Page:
FAA Rulemaking Might Ease Medical Certification Requirements

 - May 1, 2014, 12:45 AM

The FAA will begin formal rulemaking to consider whether to allow private pilots to use a driver’s license in lieu of an FAA medical certificate in some circumstances, the agency announced on April 2. The announcement comes two years after the Aircraft Owners and Pilots Association (AOPA) and the Experimental Aircraft Association (EAA) filed a joint petition asking the FAA to expand the third-class medical exemption to cover more recreational pilots. Possibly because the FAA failed to respond to the AOPA/EAA petition, Congress proposed its own legislation, the General Aviation Pilot Protection Act (GAPPA, House Bill H.R. 3708 and Senate Bill S.2103), which is currently making its way through both the House and Senate.

A rulemaking effort would take many years to accomplish and could be interpreted as a way for the FAA to further delay responding to the AOPA/EAA petition while mollifying members of Congress who sought action through the GAPPA legislation. However, when it announced the new “Private Pilot Privileges without a Medical Certificate” project, the FAA explained that it “is still considering a March 20, 2012 petition from the [AOPA and EAA] for an exemption from FAA rules to allow AOPA/EAA members flying recreationally (and according to certain operational limitations and restrictions) to conduct certain operations without having an FAA medical certificate. The FAA is considering whether it can provide any relief to the medical requirement, while maintaining safety, prior to completion of the rule.”

Recommended Changes

The GAPPA is more liberal than the AOPA/EAA exemption and would allow pilots to fly aircraft weighing up to 6,000 pounds with up to six seats, VFR and non-commercially, without a third-class medical certificate. Other limits would include carrying no more than five passengers, remaining below 14,000 feet msl and flying no faster than 250 knots.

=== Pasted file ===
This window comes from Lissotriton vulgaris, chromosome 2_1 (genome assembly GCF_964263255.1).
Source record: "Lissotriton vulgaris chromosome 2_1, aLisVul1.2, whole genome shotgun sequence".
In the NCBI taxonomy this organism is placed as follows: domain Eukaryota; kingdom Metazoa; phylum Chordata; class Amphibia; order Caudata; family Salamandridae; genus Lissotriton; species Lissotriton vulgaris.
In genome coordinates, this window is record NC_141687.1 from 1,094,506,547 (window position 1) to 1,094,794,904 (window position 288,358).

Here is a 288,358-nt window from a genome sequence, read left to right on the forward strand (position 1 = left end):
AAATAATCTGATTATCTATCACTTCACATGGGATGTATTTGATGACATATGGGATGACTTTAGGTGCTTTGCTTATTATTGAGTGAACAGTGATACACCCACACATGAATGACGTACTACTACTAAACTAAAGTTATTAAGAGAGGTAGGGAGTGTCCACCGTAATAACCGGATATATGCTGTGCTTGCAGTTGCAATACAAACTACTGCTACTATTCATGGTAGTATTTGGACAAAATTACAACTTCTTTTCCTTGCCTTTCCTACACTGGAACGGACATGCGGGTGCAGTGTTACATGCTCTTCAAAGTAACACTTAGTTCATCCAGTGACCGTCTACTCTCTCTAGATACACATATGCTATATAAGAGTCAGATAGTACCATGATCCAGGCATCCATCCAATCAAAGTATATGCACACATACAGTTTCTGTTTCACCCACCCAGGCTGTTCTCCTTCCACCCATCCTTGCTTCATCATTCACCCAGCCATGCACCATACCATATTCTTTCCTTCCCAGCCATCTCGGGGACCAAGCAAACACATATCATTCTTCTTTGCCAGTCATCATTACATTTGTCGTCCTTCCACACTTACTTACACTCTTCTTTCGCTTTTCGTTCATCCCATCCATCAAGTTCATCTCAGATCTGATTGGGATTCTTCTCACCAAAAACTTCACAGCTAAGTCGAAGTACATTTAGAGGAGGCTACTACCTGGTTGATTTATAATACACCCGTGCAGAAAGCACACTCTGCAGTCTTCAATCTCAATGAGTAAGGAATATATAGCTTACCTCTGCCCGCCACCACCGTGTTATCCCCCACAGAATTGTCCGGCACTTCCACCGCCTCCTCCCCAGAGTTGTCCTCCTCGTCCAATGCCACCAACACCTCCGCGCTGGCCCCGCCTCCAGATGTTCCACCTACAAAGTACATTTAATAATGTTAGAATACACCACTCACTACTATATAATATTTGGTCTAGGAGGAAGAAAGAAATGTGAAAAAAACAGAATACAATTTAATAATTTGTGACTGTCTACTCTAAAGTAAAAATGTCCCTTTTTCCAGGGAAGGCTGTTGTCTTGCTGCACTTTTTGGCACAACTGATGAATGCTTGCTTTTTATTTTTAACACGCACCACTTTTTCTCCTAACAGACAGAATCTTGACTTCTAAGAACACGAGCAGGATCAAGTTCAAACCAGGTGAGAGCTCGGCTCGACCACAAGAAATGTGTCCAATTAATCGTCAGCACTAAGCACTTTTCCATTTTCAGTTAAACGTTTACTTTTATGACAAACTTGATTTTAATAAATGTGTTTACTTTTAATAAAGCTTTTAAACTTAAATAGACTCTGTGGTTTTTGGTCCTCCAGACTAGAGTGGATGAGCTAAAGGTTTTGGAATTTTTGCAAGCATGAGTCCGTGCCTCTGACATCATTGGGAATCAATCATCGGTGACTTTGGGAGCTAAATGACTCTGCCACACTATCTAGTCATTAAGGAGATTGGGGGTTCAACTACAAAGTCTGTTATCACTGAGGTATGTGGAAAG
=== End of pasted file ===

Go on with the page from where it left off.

The AOPA/EAA exemption would allow pilots without a third-class medical certificate to carry up to one passenger in single-engine aircraft with up to four seats and fixed landing gear, in VFR weather, not for hire or in furtherance of a business and only between sunrise and sunset. The exemption would also require covered pilots to complete a self-study course on aeromedical subjects every 24 months. AOPA and EAA point out that this is much more medical education than most pilots currently receive.

It is too early to assess the FAA’s rulemaking plans; the agency said that it would release the rulemaking plan later in April on the DOT’s Significant Rulemakings website. The plan was not posted as this issue went to press.

“We are pleased to hear the FAA is considering alternatives to an FAA medical certificate for certain pilots,” said NBAA president and CEO Ed Bolen. “Included in NBAA’s membership are pilot-businessmen, especially light business aircraft owners, who fly themselves in furtherance of their business needs and could benefit from relief from FAA third-class medical certification requirements.”